Legislative Assembly for the ACT: 2008 Week 10 Hansard (Tuesday, 26 August 2008) . . Page.. 3675 ..
Unit Titles Amendment Bill 2008
Debate resumed from 7 August 2008, on motion by Mr Barr:
That this bill be agreed to in principle.
MR SESELJA (Molonglo—Leader of the Opposition) (8:56): I am pleased that we have the opportunity to debate the Unit Titles Amendment Bill tonight. We now have the new edict from Mr Corbell about the hierarchy of importance of legislation. Mr Corbell believes that the Unit Titles Amendment Bill is more important than the Domestic Violence and Protection Orders Bill. That is the new standard.
We are pleased to debate the bill at any time. We will be pleased to debate it at 11 o’clock, 9 o’clock or any other time the government wants to debate it. It is interesting that we now have a hierarchy of the importance of bills and the Unit Titles Amendment Bill, as important as it is, according to the Attorney-General of the ACT, trumps the Domestic Violence and Protection Orders Bill.
The government drafted an issues paper to address unit titles legislation and applied it to the following stakeholders: unit owners, unit occupiers, unit purchasers, professional body corporate managers and on-site building managers. The organisations or classes of groups affected are owners, corporations, government agencies, developers, lawyers, real estate agents, industry bodies and community groups.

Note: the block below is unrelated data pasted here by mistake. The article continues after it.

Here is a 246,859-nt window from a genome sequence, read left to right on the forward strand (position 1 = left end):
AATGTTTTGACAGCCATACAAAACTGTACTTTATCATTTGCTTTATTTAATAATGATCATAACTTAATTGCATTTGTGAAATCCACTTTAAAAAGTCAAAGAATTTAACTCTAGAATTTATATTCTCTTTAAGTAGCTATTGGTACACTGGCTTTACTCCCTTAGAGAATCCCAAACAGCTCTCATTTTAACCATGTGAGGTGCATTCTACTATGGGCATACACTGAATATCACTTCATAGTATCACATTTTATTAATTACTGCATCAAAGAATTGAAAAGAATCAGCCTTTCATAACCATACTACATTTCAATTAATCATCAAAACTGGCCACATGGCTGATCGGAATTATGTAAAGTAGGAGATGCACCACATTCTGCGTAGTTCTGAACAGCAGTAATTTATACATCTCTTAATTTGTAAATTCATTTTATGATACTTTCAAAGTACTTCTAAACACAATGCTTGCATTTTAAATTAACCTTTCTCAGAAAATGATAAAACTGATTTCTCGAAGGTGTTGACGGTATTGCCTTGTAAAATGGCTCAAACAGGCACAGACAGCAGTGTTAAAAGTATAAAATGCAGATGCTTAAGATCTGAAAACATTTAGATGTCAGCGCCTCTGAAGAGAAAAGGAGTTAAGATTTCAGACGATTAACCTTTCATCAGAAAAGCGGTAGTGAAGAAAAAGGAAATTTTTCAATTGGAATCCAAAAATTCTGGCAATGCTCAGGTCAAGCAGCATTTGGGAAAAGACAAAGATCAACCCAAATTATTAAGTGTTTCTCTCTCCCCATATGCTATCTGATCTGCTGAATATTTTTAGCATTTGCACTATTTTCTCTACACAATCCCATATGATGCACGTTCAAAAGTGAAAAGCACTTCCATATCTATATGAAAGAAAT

Issues identified as concerns warranting legislative change were: inadequate dispute resolution processes; enforcement of articles; inappropriate division of functions among the general meeting, executive committee and body corporate managers; inappropriate approval levels, that is, types of resolutions for general meeting decisions; accountability of executive members; conduct and competency of some body corporate managers; disclosure to off-the-plan unit purchasers; more disclosure to secondary and subsequent unit purchasers; the regulation of long-term developer sponsored agreements entered into by the owners corporation; building defects; conduct of some developers; animals and maintenance of common property. There were a number of important issues, Mr Speaker.
The government has not handled this process very well at all and that is why we have seen this go back and forth and why we have seen such concern amongst stakeholders over a period of time. One concern was that the draft legislation did not codify well enough the skills and experience required to maintain a range of properties of various sizes and with varying levels of service complexities.
Another issue of concern was that the legislation required the manager to be a licensed real estate agent. The initial position of the government was to mandate licensed real estate agents as the only common class of persons to manage an owners corporation. Hence all current and would-be body corporate managers would need to secure a real estate agent’s licence. As noted by objectors, the management of large multistorey corporations is not a task in which most licensed real estate persons are experienced.